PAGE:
They say planets don't twinkle, and maybe that's true. But except for those few days every nine months when Venus travels behind the moon to switch it up between morning and evening and back again, she is so bright she is practically effervescent. Day in and day out she shines, since the beginning of time, and for billions of years into the future, until the universe collapses into itself, or explodes, however it will come to an end, whether we are still here or not. I see you, sweet Venus, only goddess to ever be portrayed naked and so wholly vulnerable. But even more, I feel you, and I take seriously your invitation to move from head to heart, to walk and live and love exposed and vulnerable, holding nothing back, however long it may take, however long I shall live. 

Thursday, July 2, 2020


The Bay of Fundy
New Brunswi

Sometimes that thing you've been hungering for arrives seemingly out of the blue.

A photo. A sudden memory. A flash of sorrowful tenderness.

Late planes, changing tides, long drives side by side; Chris Isaak, Garth Brooks, laughter; the searing rub of an old wound; unknown clock ticking.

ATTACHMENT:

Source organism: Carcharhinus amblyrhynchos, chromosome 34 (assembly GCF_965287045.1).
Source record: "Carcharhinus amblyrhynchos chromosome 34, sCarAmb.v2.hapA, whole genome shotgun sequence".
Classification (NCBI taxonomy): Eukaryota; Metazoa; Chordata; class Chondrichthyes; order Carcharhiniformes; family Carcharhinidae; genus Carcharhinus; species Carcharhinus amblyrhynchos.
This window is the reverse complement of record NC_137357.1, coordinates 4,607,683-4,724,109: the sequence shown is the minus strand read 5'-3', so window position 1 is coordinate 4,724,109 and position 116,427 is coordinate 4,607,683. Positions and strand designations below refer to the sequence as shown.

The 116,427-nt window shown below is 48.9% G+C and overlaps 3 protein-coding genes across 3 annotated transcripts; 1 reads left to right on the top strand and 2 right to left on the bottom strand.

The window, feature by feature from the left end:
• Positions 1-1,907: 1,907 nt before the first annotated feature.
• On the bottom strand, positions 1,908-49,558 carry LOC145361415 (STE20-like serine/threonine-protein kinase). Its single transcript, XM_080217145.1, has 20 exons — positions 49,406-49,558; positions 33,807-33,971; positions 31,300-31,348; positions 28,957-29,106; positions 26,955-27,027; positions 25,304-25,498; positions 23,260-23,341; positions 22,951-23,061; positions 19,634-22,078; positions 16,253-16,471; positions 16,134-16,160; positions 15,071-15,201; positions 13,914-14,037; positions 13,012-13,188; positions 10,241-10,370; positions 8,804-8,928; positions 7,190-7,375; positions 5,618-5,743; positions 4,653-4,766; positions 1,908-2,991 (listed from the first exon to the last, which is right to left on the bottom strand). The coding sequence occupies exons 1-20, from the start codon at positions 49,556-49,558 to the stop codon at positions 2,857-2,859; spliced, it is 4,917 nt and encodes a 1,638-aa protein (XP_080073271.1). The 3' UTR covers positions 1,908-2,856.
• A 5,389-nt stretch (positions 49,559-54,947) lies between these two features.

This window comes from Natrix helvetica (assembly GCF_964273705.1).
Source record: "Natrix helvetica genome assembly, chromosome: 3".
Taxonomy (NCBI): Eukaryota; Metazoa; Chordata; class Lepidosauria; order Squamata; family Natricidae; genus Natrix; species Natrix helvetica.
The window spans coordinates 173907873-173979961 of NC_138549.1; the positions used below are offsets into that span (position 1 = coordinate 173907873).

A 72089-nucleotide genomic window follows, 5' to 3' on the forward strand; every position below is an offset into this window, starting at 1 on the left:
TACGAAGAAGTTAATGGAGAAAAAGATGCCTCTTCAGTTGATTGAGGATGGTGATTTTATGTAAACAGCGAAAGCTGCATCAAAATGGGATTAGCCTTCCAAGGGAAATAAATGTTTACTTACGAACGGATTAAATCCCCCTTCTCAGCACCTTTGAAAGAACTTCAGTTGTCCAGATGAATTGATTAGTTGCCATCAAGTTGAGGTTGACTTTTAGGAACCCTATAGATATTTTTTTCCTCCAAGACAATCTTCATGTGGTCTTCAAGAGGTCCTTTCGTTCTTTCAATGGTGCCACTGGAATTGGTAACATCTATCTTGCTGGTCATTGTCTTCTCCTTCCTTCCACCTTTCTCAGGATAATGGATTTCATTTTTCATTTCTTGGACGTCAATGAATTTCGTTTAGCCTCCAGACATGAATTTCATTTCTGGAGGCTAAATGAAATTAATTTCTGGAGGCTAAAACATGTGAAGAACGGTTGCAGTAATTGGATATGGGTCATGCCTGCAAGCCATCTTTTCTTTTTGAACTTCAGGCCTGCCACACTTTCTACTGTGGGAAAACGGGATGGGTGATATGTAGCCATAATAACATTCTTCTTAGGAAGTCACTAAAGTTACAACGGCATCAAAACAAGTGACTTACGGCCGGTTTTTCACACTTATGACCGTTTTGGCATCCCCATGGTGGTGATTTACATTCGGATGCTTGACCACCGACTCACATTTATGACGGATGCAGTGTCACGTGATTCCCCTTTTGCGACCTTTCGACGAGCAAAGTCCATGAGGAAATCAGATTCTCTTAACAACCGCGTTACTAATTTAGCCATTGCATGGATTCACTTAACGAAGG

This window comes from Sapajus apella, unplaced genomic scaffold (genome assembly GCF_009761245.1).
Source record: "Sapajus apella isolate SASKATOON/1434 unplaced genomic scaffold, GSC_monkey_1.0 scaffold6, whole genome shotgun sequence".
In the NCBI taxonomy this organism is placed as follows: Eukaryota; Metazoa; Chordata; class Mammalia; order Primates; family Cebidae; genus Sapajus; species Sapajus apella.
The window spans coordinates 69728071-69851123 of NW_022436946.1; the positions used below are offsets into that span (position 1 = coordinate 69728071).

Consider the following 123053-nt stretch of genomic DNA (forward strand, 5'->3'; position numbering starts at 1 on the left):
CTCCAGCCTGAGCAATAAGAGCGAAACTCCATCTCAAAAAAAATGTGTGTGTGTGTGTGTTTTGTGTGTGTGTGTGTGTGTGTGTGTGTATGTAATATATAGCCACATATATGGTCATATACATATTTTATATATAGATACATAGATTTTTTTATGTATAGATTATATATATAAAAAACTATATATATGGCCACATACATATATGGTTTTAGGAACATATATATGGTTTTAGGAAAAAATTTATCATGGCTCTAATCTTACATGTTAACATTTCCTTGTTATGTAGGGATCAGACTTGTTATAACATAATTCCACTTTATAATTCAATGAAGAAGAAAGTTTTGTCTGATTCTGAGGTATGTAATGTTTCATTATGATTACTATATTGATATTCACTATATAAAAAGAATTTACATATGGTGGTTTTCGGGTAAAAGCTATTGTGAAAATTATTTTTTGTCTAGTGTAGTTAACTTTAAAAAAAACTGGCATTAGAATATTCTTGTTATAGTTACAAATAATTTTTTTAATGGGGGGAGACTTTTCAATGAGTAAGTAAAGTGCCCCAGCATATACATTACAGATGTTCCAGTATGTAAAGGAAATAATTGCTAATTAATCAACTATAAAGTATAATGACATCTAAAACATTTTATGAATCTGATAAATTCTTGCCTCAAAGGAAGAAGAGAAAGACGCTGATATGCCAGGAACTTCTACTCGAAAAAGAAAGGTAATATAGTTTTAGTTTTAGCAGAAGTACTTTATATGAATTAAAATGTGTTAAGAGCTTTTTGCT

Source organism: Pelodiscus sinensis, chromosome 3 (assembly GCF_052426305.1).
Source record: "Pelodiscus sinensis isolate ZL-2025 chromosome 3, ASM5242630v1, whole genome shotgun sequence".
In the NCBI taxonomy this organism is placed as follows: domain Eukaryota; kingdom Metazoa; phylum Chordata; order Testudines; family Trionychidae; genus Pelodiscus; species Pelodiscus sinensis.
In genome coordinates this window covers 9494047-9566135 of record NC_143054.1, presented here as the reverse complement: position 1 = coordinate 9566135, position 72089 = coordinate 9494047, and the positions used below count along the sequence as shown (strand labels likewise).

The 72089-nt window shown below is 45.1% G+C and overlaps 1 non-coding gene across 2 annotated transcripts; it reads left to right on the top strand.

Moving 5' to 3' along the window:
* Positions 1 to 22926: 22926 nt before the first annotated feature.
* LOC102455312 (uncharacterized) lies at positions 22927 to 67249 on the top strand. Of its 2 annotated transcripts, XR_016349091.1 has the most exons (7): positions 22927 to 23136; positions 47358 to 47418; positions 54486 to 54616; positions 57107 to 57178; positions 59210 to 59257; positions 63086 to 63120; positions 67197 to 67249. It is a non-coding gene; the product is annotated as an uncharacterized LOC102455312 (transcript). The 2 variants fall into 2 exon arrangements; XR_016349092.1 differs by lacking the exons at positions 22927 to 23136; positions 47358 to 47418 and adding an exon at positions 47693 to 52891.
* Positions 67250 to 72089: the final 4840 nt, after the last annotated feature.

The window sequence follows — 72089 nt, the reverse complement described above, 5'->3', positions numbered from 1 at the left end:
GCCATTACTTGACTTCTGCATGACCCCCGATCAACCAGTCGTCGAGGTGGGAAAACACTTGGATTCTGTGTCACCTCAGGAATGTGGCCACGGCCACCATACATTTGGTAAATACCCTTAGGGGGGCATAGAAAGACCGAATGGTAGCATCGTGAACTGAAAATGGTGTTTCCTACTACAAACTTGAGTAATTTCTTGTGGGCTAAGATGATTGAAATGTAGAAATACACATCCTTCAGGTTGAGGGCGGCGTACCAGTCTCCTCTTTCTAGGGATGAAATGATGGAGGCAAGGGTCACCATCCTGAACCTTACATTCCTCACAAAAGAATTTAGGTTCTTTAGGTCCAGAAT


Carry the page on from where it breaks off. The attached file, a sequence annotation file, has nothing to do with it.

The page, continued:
You read a book about a boy who loses his sister, the person he loves most in the world. The family gave her away. Poof. Sometimes families are so difficult it's a wonder you had grown as close as you had, and for so long; could know the kind of unhinged delight together that you did.

It doesn't matter how it comes about, loss is loss. Sometimes the only way through is numbness. But then there it is. A photo of that trip you took together. One of so many you've lost count. When you hauled her trembling across the country; through the checkpoint on the small two-lane road where they made you park your car and walk inside, feeling like escaped convicts; waiting, waiting, yes, finally, welcome to Canada. The open road, the endless blue of ocean, green of the never-ending birch woods; music cranked up, her annoyingly tapping out every beat on her leg, the door, the dashboard, like a drummer in some wanna-be rock and roll band. Sitting perched together as the bay, one of the seven wonders of North America, fills like a giant, muddy bathtub.